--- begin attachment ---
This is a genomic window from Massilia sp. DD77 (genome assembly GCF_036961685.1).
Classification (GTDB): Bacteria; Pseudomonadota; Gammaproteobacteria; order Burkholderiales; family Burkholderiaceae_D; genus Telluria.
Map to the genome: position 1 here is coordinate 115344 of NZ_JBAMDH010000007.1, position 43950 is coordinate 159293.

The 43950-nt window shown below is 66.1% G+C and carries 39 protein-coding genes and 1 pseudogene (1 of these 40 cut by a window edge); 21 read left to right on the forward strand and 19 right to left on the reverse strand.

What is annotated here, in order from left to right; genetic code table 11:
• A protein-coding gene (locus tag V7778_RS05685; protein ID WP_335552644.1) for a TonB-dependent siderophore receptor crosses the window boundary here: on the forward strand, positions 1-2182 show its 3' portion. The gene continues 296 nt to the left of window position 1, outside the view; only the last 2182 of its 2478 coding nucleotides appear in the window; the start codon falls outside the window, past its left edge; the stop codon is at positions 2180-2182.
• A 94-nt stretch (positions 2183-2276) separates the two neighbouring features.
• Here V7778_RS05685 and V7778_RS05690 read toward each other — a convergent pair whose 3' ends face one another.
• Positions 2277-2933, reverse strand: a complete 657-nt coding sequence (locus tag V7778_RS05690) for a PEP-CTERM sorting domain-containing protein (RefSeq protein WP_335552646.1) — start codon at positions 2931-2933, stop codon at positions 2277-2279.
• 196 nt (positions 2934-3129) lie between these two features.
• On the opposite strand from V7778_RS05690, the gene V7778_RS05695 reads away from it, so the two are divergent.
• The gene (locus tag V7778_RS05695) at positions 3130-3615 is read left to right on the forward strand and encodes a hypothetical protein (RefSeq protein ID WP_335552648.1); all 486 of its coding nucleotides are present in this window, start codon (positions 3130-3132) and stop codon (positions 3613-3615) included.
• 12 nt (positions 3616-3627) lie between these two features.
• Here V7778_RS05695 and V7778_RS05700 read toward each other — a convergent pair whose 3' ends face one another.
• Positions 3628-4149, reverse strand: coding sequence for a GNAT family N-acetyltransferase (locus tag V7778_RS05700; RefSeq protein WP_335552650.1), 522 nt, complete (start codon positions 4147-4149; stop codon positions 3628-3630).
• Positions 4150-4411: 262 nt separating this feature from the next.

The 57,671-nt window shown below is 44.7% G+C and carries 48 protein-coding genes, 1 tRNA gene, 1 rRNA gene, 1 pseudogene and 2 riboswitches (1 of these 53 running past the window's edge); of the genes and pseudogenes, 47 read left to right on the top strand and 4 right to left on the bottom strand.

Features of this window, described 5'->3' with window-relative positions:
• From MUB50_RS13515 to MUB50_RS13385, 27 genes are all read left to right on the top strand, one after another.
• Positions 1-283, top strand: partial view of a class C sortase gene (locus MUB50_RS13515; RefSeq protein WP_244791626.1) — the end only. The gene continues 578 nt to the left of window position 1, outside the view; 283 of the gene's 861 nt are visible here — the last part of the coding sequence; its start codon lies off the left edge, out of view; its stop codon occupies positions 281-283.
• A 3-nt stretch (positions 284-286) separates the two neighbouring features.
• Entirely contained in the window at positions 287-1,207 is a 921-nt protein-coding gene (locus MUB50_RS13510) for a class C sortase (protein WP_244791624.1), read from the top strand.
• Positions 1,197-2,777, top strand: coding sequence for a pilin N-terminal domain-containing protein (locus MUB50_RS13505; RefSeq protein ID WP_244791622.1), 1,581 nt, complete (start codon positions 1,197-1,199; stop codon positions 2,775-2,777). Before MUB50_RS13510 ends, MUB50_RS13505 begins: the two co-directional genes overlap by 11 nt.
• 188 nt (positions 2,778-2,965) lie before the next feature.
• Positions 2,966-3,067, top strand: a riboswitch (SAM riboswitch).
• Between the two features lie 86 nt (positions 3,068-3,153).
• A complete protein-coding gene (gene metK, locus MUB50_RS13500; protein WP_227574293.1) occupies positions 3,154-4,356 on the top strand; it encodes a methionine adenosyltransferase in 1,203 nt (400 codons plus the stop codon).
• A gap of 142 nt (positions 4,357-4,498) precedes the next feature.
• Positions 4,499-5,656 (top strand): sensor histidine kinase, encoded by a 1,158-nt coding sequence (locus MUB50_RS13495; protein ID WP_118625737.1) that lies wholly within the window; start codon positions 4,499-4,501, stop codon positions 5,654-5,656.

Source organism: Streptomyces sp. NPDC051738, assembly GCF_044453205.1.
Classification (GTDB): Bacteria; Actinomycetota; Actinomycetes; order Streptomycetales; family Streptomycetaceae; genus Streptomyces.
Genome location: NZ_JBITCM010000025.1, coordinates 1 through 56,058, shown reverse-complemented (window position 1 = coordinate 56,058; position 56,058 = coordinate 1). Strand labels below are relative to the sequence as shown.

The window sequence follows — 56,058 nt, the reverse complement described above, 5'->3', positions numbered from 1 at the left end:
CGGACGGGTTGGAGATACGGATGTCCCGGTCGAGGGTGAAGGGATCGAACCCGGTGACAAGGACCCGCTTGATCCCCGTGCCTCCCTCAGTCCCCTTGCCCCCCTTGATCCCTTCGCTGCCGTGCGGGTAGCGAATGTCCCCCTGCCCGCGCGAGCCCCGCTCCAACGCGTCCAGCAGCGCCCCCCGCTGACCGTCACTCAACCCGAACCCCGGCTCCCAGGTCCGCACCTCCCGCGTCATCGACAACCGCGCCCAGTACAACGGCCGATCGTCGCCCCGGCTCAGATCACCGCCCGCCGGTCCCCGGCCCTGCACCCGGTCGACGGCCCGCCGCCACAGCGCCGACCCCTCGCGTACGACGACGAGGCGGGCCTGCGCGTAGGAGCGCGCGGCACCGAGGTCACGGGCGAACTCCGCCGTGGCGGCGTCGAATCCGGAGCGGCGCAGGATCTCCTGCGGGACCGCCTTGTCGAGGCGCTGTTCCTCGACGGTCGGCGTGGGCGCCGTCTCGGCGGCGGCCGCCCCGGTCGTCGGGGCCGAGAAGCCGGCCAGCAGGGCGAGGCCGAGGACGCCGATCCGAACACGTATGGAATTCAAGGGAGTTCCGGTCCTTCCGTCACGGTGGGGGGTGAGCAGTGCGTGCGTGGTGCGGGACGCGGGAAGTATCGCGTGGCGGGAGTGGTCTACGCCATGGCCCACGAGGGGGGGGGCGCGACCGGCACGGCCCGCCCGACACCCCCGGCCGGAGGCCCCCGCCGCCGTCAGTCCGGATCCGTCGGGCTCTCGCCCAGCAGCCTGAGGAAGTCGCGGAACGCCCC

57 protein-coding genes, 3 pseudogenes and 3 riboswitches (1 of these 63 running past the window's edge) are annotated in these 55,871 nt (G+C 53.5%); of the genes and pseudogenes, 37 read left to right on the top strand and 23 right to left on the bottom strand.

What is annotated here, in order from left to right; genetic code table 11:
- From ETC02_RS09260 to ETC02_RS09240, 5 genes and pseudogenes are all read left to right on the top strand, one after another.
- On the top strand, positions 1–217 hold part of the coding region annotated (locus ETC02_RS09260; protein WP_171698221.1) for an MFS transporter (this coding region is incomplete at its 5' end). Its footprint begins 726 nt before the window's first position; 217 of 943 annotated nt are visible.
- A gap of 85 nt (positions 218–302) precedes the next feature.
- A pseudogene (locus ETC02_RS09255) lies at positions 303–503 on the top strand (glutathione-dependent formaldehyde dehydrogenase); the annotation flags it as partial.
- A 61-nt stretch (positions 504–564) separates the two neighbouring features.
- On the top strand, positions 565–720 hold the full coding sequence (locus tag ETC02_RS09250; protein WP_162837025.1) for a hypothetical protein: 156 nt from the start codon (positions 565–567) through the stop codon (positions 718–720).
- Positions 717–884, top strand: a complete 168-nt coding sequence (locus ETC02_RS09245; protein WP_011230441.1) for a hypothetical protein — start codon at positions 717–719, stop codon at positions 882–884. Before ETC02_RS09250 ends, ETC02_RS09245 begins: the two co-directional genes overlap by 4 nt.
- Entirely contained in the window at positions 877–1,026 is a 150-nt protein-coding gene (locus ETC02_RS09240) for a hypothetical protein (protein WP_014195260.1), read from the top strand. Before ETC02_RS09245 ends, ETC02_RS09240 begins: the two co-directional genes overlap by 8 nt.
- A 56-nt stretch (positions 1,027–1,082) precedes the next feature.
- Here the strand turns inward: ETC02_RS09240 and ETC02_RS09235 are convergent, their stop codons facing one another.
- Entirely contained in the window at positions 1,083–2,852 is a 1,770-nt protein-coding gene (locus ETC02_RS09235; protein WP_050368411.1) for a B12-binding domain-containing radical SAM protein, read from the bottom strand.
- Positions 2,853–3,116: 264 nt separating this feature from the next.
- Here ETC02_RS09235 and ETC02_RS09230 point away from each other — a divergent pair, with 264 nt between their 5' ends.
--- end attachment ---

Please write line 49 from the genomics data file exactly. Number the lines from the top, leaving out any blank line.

- Here ETC02_RS09235 and ETC02_RS09230 point away from each other — a divergent pair, with 264 nt between their 5' ends.